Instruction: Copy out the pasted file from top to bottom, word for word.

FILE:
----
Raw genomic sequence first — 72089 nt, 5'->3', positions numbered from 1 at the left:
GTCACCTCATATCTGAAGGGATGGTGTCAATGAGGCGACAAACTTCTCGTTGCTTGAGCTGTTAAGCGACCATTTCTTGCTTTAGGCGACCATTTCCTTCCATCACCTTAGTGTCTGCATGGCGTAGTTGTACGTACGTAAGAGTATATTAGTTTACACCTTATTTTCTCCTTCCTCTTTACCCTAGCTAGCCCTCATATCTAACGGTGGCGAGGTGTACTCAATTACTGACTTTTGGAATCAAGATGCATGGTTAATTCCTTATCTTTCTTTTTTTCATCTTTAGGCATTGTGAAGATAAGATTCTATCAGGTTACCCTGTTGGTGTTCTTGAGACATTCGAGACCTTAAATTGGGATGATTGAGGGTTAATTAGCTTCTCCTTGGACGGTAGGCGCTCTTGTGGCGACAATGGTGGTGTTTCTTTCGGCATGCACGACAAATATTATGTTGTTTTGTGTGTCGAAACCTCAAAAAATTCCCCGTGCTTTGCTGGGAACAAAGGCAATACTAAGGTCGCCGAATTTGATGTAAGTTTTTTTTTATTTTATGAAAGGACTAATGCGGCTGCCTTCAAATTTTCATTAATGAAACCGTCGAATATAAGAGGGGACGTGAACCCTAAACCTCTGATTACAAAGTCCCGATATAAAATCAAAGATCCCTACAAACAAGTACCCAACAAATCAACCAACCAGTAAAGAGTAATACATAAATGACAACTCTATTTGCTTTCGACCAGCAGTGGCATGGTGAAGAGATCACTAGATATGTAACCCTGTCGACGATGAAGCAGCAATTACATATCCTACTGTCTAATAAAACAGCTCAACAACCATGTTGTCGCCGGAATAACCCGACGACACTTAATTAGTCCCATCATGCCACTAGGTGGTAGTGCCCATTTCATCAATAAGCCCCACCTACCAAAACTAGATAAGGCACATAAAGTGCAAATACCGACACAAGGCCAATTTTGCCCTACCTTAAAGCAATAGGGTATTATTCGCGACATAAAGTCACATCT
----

Raw genomic sequence first — 72089 nt, 5'->3', positions numbered from 1 at the left:
GTCACCTCATATCTGAAGGGATGGTGTCAATGAGGCGACAAACTTCTCGTTGCTTGAGCTGTTAAGCGACCATTTCTTGCTTTAGGCGACCATTTCCTTCCATCACCTTAGTGTCTGCATGGCGTAGTTGTACGTACGTAAGAGTATATTAGTTTACACCTTATTTTCTCCTTCCTCTTTACCCTAGCTAGCCCTCATATCTAACGGTGGCGAGGTGTACTCAATTACTGACTTTTGGAATCAAGATGCATGGTTAATTCCTTATCTTTCTTTTTTTCATCTTTAGGCATTGTGAAGATAAGATTCTATCAGGTTACCCTGTTGGTGTTCTTGAGACATTCGAGACCTTAAATTGGGATGATTGAGGGTTAATTAGCTTCTCCTTGGACGGTAGGCGCTCTTGTGGCGACAATGGTGGTGTTTCTTTCGGCATGCACGACAAATATTATGTTGTTTTGTGTGTCGAAACCTCAAAAAATTCCCCGTGCTTTGCTGGGAACAAAGGCAATACTAAGGTCGCCGAATTTGATGTAAGTTTTTTTTTATTTTATGAAAGGACTAATGCGGCTGCCTTCAAATTTTCATTAATGAAACCGTCGAATATAAGAGGGGACGTGAACCCTAAACCTCTGATTACAAAGTCCCGATATAAAATCAAAGATCCCTACAAACAAGTACCCAACAAATCAACCAACCAGTAAAGAGTAATACATAAATGACAACTCTATTTGCTTTCGACCAGCAGTGGCATGGTGAAGAGATCACTAGATATGTAACCCTGTCGACGATGAAGCAGCAATTACATATCCTACTGTCTAATAAAACAGCTCAACAACCATGTTGTCGCCGGAATAACCCGACGACACTTAATTAGTCCCATCATGCCACTAGGTGGTAGTGCCCATTTCATCAATAAGCCCCACCTACCAAAACTAGATAAGGCACATAAAGTGCAAATACCGACACAAGGCCAATTTTGCCCTACCTTAAAGCAATAGGGTATTATTCGCGACATAAAGTCACATCT